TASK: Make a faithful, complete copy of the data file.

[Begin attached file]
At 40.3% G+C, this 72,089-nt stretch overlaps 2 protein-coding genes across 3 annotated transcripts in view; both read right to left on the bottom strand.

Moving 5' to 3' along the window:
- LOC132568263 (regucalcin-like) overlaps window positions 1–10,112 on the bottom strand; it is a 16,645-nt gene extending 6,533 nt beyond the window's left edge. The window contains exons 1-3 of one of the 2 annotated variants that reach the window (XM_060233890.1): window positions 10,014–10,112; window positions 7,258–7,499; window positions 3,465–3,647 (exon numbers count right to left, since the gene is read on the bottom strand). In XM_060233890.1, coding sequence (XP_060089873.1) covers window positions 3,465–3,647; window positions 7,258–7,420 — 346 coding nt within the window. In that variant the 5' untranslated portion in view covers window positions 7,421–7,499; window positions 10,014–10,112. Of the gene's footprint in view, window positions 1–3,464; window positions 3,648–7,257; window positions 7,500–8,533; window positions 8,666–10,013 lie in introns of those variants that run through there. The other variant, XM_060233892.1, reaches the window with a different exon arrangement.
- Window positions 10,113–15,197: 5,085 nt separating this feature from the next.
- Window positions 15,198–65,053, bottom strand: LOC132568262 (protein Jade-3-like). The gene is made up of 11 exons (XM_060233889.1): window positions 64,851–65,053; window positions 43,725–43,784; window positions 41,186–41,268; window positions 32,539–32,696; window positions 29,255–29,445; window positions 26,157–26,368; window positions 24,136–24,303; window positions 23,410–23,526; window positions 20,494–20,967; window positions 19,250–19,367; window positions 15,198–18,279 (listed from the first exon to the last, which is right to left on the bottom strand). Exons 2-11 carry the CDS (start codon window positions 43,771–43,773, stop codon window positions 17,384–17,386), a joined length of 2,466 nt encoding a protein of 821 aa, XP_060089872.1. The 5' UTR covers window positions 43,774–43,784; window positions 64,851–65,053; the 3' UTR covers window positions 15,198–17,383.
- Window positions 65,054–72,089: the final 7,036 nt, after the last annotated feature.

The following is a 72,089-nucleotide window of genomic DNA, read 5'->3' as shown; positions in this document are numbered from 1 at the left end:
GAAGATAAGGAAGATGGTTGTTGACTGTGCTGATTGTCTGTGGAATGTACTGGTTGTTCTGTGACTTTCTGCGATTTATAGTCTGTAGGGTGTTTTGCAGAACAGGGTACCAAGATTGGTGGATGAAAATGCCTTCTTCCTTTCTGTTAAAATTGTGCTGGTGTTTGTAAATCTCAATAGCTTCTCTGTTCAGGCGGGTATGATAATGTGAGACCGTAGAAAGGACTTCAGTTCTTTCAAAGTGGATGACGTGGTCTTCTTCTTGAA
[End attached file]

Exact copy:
At 40.3% G+C, this 72,089-nt stretch overlaps 2 protein-coding genes across 3 annotated transcripts in view; both read right to left on the bottom strand.

Moving 5' to 3' along the window:
- LOC132568263 (regucalcin-like) overlaps window positions 1–10,112 on the bottom strand; it is a 16,645-nt gene extending 6,533 nt beyond the window's left edge. The window contains exons 1-3 of one of the 2 annotated variants that reach the window (XM_060233890.1): window positions 10,014–10,112; window positions 7,258–7,499; window positions 3,465–3,647 (exon numbers count right to left, since the gene is read on the bottom strand). In XM_060233890.1, coding sequence (XP_060089873.1) covers window positions 3,465–3,647; window positions 7,258–7,420 — 346 coding nt within the window. In that variant the 5' untranslated portion in view covers window positions 7,421–7,499; window positions 10,014–10,112. Of the gene's footprint in view, window positions 1–3,464; window positions 3,648–7,257; window positions 7,500–8,533; window positions 8,666–10,013 lie in introns of those variants that run through there. The other variant, XM_060233892.1, reaches the window with a different exon arrangement.
- Window positions 10,113–15,197: 5,085 nt separating this feature from the next.
- Window positions 15,198–65,053, bottom strand: LOC132568262 (protein Jade-3-like). The gene is made up of 11 exons (XM_060233889.1): window positions 64,851–65,053; window positions 43,725–43,784; window positions 41,186–41,268; window positions 32,539–32,696; window positions 29,255–29,445; window positions 26,157–26,368; window positions 24,136–24,303; window positions 23,410–23,526; window positions 20,494–20,967; window positions 19,250–19,367; window positions 15,198–18,279 (listed from the first exon to the last, which is right to left on the bottom strand). Exons 2-11 carry the CDS (start codon window positions 43,771–43,773, stop codon window positions 17,384–17,386), a joined length of 2,466 nt encoding a protein of 821 aa, XP_060089872.1. The 5' UTR covers window positions 43,774–43,784; window positions 64,851–65,053; the 3' UTR covers window positions 15,198–17,383.
- Window positions 65,054–72,089: the final 7,036 nt, after the last annotated feature.

The following is a 72,089-nucleotide window of genomic DNA, read 5'->3' as shown; positions in this document are numbered from 1 at the left end:
GAAGATAAGGAAGATGGTTGTTGACTGTGCTGATTGTCTGTGGAATGTACTGGTTGTTCTGTGACTTTCTGCGATTTATAGTCTGTAGGGTGTTTTGCAGAACAGGGTACCAAGATTGGTGGATGAAAATGCCTTCTTCCTTTCTGTTAAAATTGTGCTGGTGTTTGTAAATCTCAATAGCTTCTCTGTTCAGGCGGGTATGATAATGTGAGACCGTAGAAAGGACTTCAGTTCTTTCAAAGTGGATGACGTGGTCTTCTTCTTGAA